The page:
As the new year dawns, this is the perfect time to reset and rethink.
As you make your New Year’s resolutions, keep the environment in mind.
“The amount we consume to meet our needs and live our aspirations is increasing exponentially for some. Yet many do not have enough to survive. We need to rethink how to live better and lighter,” says United Nations Environment Programme (UNEP) Sustainable Lifestyles Officer Garrette Clark.
“Why not take this new year to reboot what you want out of life. Consider what is really important to you, what you really want and need. Think about experiences, being close to family and friends, and buying products that contribute to these goals and that may last longer, can be used multiple times, or enhance everyone’s well-being.
“Young entrepreneurs are showing the way. Inspired by creativity and available resources, they are creating new business models to change the world.”
If you don’t know where to start, don’t worry. UNEP’s change-maker community is happy to lead the way. Read on for inspiration so that you can kick off 2020 as a more sustainable global citizen!
Think about what you’re buying
Be conscious of what you buy. Be aware of how and where your purchases were produced by checking supply chains. Ask where your food is sourced if you are not sure. Speak up if you are served with unnecessary plastic cutlery when washable options may be available. Ask for paper and leave behind that plastic coffee lid!
These are small things you can do. But sometimes it can be hard to keep track. What can help you with this is the app Evocco, founded by Young Champion Hugh Weldon. The app aims to educate the user on the environmental impact of their food purchases. Take a photo of your food shopping receipt to receive instant information on the environmental impact of your purchases.
Specifically be aware of fast fashion—go slow
The fashion industry produces 20 per cent of global wastewater and 10 per cent of global carbon emissions. This is more than all international flights and maritime shipping combined. Every second, the equivalent of one garbage truck of textiles is landfilled or burned. If nothing changes, by 2050 the fashion industry will use up a quarter of the world’s carbon budget.
Luckily, there are alternatives. Consider an option like the 100 per cent sustainable clothing line Green Hug, founded by young change-maker Jorge Eduardo Lomeli Carrillo. He makes clothes out of garbage, consisting of 50 per cent PET bottles and 50 per cent recycled clothing. Compared to conventional clothing, the environmental impact is reduced by up to 90 per cent.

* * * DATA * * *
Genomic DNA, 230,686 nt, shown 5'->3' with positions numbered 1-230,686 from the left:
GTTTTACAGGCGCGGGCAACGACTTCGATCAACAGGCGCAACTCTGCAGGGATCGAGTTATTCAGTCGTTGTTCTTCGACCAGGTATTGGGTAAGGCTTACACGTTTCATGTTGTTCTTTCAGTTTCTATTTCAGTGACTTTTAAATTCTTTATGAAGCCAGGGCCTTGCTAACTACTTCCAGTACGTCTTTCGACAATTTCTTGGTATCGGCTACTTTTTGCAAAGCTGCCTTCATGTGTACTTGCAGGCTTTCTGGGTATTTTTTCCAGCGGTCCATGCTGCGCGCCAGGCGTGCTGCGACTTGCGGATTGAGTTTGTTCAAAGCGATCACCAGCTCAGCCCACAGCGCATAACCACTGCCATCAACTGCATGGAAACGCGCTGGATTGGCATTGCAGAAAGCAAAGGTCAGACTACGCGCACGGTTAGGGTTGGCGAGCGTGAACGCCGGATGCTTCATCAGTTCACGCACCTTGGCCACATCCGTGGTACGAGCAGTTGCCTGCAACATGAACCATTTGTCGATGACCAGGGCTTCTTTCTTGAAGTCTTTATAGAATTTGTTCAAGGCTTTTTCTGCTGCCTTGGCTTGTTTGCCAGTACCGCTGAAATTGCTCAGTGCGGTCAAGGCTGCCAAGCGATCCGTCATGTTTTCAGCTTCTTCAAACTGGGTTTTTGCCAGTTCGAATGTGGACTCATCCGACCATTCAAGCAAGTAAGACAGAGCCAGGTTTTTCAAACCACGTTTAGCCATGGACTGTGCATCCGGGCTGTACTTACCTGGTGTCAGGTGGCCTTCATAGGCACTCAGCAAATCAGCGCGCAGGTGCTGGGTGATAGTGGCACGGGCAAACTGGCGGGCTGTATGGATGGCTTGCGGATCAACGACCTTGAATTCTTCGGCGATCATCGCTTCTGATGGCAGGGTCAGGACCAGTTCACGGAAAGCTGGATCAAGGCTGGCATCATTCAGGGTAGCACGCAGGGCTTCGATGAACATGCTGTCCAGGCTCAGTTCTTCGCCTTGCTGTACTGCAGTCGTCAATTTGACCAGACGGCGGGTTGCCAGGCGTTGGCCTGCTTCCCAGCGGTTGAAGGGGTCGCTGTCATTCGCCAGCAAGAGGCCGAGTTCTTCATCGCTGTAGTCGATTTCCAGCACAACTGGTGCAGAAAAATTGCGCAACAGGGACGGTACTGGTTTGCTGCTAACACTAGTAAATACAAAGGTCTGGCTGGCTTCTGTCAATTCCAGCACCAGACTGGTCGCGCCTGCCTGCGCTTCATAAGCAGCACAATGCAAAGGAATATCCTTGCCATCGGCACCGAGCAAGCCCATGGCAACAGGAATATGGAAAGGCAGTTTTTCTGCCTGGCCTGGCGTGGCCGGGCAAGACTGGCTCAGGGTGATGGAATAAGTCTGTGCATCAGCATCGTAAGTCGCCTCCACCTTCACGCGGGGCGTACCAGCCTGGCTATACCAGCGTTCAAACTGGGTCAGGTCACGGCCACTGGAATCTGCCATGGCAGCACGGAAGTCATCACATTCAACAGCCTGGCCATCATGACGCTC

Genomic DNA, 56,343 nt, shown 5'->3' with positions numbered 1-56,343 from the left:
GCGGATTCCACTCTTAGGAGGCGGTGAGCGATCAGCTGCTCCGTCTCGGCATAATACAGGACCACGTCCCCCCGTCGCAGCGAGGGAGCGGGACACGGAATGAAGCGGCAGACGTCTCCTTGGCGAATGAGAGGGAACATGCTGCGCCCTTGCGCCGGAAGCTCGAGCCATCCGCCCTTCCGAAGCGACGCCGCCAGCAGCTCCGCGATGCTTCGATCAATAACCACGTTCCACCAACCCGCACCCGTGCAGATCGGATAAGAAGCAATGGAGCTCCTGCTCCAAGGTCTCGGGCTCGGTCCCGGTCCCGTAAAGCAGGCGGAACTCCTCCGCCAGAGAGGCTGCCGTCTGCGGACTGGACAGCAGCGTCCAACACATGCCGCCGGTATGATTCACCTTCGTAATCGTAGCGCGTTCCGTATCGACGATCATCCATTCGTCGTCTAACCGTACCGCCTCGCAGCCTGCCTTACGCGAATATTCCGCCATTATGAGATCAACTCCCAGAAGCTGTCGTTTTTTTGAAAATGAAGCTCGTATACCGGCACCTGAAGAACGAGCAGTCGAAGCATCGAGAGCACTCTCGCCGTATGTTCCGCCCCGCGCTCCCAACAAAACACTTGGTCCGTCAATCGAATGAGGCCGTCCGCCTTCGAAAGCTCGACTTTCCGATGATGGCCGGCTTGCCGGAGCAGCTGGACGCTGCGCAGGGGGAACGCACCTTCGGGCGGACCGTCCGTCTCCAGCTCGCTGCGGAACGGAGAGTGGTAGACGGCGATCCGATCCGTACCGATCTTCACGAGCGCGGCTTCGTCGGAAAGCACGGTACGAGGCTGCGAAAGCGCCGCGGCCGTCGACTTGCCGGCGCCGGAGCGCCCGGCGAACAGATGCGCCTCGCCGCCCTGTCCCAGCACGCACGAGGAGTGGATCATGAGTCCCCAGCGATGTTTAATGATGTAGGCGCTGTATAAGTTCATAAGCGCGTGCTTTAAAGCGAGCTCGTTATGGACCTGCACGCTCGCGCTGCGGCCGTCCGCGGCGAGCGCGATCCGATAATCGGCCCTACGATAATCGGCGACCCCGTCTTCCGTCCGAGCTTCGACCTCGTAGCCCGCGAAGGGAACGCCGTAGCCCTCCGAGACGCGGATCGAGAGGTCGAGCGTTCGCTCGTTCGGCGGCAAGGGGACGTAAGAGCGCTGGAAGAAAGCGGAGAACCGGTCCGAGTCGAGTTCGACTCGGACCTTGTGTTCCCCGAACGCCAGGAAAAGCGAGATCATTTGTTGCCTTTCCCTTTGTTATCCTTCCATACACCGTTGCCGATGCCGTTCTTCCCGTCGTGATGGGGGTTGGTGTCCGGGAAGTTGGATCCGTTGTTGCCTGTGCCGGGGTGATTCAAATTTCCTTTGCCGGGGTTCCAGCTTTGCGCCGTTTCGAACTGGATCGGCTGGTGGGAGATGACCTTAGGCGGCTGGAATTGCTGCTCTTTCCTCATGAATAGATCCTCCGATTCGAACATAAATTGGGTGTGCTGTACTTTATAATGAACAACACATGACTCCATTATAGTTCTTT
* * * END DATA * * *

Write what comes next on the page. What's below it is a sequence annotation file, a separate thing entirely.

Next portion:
Treat yourself to plastic-free personal care products
Each year, an estimated 8 million tonnes of plastic end up in the ocean. Did you know that personal care products are a major source of microplastics? They get washed away into the oceans through our bathrooms. Look for plastic-free facewash, day cream, makeup, deodorant, shampoo and other care products in 2020.
There are many eco-friendly sustainable alternatives to the traditional plastic-polluted products. Batoul El Hakim, finalist for Young Champions in 2018, founded Savvy Element. Her company aims to design safe and green chemical solutions while reducing the use of harsh substances that contribute to emissions and hazardous waste. The active ingredients and materials are native to their country of origin, extracted and produced using eco-friendly, low-energy and with low-water intensive techniques.
A good example of plastic-free personal care products are LastSwab’s q-tips, which are incredible alternative to cotton swabs. LastSwab is created to decrease the pollution of our planet and reduce our carbon footprint. It’s very easy to use LastSwab’s q-tips since you only need to wash them with soap and water after every usage. Additionally, they come in two various models and you can use them about 1000 times.
Carry your own reusable bag if you go shopping
Many shops and supermarkets provide their customers with single-use plastic bags to carry their goods. However, these bags end up harming the environment as a major source of plastic pollution. By bringing your own bag, you decrease your plastic waste.
Young change-maker Alhaji Siraji Bah found his own way to fight single-use plastic bags. He creates eco-friendly biodegradable paper bags from banana leaves to tackle plastic pollution. He has produced more than 250,000 eco-friendly bags already.
Bring utencils when you travel
Whether you eat out or order in, you will probably get disposable utensils with your meal. Around the world, one million plastic drinking bottles are purchased every minute, while up to 5 trillion single-use plastic bags are used worldwide every year.